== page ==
New answers tagged

3

The merchant or charity who accepts only PayPal, and uses a mechanism that redirects the customer/donor to PayPal's site does not handle the credit card at all. PayPal does that, takes a fee for the service, and remits the rest to the merchant. So, PayPal has to comply with PCI-DSS, but the merchant who uses only PayPal and does so with redirection to ...


2

PCI applies to ANY organization or merchant, regardless of size or number of transactions, that accepts, transmits or stores any cardholder data. Said another way, if any customer of that organization ever pays the merchant directly using a credit card or debit card, then the PCI DSS requirements apply. https://www.pcicomplianceguide.org/pci-faqs-2/#2 But: ...


5

The short answer is yes, but it's more difficult. The main principle of using VLANs to segregate the PCI DSS environments is reducing scope for assessment and maintenance. If you reduce the scope, then only the servers which need to be compliant are assessed. If you don't segregate, then the rest of your network (and all the users of those devices) come ...


0

Short version: PCI documents leave room to support either stance Your QSA's approval or disapproval trumps anything you think the documents say (as always!) In practice, I have seen QSAs accept limited-scope pentests when "significant changes" were limited in scope to the environment Long version: On the face of it, the wording of the DSS seems ...


0

I was thinking was covered by PCI DSS, but I cannot find in explicitly covered section 3 of PCI DSS 3.1. Did I miss this or this more of a processor/gateway requirement. In either case, it is still a good idea against test accounts. We have customers that have the same need. One option is to store up some real transaction if using save cards and then run ...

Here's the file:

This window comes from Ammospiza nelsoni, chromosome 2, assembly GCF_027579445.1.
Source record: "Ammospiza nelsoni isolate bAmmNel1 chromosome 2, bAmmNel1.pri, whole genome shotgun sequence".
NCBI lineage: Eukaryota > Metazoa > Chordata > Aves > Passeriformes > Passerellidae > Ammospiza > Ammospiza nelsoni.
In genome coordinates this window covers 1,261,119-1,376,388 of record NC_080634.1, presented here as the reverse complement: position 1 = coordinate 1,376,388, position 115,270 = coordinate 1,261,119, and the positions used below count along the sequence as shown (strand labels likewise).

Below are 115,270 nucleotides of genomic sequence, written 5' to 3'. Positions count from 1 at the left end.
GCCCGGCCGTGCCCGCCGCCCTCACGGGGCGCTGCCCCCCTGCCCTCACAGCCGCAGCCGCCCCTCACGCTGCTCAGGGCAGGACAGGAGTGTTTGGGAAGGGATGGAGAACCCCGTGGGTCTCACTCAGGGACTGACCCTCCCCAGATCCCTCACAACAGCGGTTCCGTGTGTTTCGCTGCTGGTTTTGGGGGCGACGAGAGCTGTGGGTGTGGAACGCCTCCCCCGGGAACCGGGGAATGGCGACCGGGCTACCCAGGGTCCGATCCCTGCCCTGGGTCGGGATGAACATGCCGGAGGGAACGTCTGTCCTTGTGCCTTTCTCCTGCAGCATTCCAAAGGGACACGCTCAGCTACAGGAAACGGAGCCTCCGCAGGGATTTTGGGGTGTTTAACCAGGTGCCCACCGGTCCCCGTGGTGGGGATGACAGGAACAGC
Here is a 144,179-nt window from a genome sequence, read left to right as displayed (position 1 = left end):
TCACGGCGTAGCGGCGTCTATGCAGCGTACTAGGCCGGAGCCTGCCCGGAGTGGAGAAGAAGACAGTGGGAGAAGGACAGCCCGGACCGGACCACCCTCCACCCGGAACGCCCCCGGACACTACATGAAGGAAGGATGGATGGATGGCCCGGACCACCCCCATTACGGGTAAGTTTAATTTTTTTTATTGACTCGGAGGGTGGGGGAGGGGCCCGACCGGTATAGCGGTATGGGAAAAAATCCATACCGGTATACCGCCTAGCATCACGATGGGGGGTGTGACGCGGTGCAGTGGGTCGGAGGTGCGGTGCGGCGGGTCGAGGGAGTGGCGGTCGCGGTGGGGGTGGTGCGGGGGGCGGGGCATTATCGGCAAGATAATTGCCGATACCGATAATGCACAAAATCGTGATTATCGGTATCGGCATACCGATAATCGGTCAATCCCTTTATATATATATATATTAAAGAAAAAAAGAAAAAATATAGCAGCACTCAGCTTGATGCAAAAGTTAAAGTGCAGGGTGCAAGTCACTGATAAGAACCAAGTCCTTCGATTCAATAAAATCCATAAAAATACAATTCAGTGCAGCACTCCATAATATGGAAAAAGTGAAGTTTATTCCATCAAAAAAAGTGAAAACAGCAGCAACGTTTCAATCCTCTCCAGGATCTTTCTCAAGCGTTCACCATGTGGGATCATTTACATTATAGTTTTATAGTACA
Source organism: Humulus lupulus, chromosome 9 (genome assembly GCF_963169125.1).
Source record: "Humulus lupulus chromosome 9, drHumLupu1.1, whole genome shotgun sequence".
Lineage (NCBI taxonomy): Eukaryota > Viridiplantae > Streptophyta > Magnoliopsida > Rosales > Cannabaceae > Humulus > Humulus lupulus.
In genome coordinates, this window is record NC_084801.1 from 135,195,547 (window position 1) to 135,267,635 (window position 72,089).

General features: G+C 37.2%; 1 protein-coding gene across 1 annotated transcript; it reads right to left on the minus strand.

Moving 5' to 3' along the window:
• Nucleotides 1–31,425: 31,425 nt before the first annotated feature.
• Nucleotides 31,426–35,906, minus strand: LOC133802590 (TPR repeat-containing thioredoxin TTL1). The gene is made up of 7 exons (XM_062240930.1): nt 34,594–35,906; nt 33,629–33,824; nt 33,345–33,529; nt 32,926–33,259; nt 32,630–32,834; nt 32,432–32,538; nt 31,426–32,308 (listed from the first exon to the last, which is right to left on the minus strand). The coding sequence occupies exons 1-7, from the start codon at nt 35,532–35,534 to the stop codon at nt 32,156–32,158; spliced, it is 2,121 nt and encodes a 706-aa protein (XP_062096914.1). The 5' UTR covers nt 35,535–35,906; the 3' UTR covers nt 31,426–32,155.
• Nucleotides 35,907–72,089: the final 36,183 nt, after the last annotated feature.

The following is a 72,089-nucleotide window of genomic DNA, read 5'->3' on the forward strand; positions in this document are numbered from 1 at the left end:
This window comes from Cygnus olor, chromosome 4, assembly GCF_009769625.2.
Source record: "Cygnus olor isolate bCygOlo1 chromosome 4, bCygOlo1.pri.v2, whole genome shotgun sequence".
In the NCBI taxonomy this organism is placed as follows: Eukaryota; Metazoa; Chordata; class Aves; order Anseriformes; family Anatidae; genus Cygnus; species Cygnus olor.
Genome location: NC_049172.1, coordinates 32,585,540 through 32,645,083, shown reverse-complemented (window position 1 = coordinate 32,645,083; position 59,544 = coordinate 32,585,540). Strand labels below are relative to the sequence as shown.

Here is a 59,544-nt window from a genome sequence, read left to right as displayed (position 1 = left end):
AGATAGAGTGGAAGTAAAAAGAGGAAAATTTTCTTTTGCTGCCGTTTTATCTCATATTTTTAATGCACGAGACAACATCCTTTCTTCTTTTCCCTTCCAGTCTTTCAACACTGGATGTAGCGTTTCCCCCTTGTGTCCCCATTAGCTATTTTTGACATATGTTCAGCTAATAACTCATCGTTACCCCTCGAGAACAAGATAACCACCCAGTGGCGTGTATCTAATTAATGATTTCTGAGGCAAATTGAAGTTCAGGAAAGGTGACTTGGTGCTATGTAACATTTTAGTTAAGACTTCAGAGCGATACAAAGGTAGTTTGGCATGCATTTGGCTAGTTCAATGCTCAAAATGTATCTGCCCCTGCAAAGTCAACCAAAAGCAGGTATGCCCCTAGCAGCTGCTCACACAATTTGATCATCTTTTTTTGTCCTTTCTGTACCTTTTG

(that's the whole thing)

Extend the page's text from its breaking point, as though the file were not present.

1

You could not let one employee see the all the data, e.g. have one employee enter the cc number and name and have another employee enter the cvv and expiration date. This way no employee ever gets to see all the cc data and cannot copy or memorize it. This would mean that you need 2 images of the application form, one where the name and number are blacked ...


2

(Some assumptions here for the lack of references) According to this Visa page, issuing and acquiring banks are subject to the PCI DSS: All entities that store, process, or/and transmit cardholder data, such as merchants, service providers (e.g. payment gateways, IPSP, processors), issuers and acquirers, must comply with the PCI DSS As such, they ...


2

Once an employee has access to this data, you cannot actually control what they do with it. There are useful restrictions, such as: disallow phones or camera devices disallow taking papers home strongly restrict what their computer can access As well as wider controls such as: employee vetting contracts that include major disciplinary repercussions ...


2

You cannot store sensitive credit card data "after authorization" (as per PCI DSS requirements, point 3.2) so you must make sure (and provide evidence) that every copy (the original printed copy captured at the scanner and the digital one sent to the application at both ends) are securely destroyed inmediately after. It is not a problem itself to send the ...


3

Regardless of the format it is in, storing full PAN data increases security risk and, consequently, it’s scope of PCI compliance. You would need to make sure that at every step, these compliance requirements are met: One-way hashes based on strong cryptography Truncation Strong cryptography Index tokens and pads If you storing PAN data as indicated, ...



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